img_7426This Sunday the weather was not too bad and we went for a stroll on Sandy Acres Beach in Hayle on the North coast. Not much exciting had washed up after Storm Angus. However, there was an enormous amount of nurdles, small plastic pellets that are the base material to produce final plastic products. These things end up in the sea due to spillages and present a large environmental problem as animals mistakenly feed on them. They concentrate pollutants on their surface and break down in even smaller particles (ending up in smaller animals), exacerbating the problem. I should have counted them, but there were definitely between 10 and 100 per meter strandline.  I recorded the find at the nurdlehunt website, a good place to start to learn more.img_7454

a brief beach comb at Sandy Acres Beach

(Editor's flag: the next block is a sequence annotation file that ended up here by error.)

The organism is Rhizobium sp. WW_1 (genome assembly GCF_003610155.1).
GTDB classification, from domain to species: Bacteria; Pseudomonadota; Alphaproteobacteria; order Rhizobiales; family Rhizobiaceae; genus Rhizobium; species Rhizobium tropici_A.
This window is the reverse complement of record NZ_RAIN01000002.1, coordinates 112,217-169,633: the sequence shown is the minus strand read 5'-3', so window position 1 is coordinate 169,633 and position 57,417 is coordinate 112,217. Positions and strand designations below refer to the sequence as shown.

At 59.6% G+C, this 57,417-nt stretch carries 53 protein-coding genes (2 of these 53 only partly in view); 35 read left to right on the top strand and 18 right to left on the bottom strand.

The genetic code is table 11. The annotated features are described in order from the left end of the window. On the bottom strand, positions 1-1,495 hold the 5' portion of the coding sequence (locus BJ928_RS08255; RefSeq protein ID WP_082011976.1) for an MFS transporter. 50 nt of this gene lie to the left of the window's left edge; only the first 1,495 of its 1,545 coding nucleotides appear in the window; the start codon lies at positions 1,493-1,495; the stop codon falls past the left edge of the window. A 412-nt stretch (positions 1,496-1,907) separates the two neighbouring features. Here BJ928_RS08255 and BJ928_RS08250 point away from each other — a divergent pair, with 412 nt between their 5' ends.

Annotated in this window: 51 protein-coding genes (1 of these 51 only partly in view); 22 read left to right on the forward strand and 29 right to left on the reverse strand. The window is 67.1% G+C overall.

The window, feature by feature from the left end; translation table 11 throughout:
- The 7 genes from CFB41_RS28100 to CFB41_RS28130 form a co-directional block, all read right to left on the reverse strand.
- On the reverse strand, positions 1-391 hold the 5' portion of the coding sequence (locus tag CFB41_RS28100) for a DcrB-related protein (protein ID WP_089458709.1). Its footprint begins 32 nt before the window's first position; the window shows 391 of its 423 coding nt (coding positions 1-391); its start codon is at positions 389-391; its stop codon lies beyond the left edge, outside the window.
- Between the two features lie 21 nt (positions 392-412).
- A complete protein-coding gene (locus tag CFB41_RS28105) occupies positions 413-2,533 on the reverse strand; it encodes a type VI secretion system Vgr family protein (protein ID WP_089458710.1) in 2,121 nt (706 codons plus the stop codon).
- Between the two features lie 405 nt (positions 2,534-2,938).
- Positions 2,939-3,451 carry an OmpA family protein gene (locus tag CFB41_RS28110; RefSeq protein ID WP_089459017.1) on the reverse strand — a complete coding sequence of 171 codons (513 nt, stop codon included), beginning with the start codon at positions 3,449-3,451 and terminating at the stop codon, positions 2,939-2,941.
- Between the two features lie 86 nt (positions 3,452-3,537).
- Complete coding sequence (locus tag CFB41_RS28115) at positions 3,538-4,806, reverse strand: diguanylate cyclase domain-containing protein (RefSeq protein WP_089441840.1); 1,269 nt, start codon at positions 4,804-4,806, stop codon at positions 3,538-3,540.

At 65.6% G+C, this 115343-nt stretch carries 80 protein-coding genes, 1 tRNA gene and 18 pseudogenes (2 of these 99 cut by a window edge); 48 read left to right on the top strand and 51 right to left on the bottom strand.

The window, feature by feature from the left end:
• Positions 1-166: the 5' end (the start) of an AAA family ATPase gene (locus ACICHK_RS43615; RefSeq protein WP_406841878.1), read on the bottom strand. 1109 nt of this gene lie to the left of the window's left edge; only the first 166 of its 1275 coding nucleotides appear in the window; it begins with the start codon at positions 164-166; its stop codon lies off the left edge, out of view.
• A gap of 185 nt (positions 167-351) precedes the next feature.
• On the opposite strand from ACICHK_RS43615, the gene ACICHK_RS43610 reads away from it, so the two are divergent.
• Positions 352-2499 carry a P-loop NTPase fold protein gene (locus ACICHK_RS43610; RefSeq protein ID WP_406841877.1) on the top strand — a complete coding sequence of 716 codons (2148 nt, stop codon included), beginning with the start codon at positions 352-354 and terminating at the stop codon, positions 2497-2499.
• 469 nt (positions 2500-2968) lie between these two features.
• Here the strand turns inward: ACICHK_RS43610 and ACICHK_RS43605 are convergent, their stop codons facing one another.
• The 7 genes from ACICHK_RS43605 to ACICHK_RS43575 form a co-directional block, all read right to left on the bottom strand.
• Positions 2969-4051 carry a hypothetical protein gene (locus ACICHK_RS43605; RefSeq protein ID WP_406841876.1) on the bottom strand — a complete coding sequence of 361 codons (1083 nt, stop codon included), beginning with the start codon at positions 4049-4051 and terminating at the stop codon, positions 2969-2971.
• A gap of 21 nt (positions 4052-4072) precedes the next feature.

IMG_2878Sunday was a beautiful spring day and we headed out to a new spot: Sandy Acres Beach on St. Ives Bay, North Cornwall. Beautiful dunes and a vast beach with very few people on it! With the kids running amok, I had only very little time to scour the high tide strand line. However, even with only 50 meters or so covered, it was the best bit of beach combing so far. Many cuttlefish bones, bits of Horn wracka and quite large mussels covered in seaweed holdfasts. Below a quick snap. At the bottom, I am not 100% sure, two Thornback ray Raja clavata- a Spotted ray Raja montagui and just above that a tiny Small-spotted catshark Scyliorhinus canicula mermaid’s purses (egg cases, see here for a useful key). Next to the mussel Mytilus edulis, some Hornwrack Flustra foliacea (a Bryozoan), two sponges which might be Mermaids glove and Chocolate finger sponge (thanks Steve Trewhella at the Beachcombing facebook group) and a spiky piece of Sea beard Nemertesia antennina, a hydroid. At the right of that a piece of a whelk Buccinum undatum egg cluster (better pic here). Not a bad haul, looking forward for a proper walk along this beach very soon!IMG_0975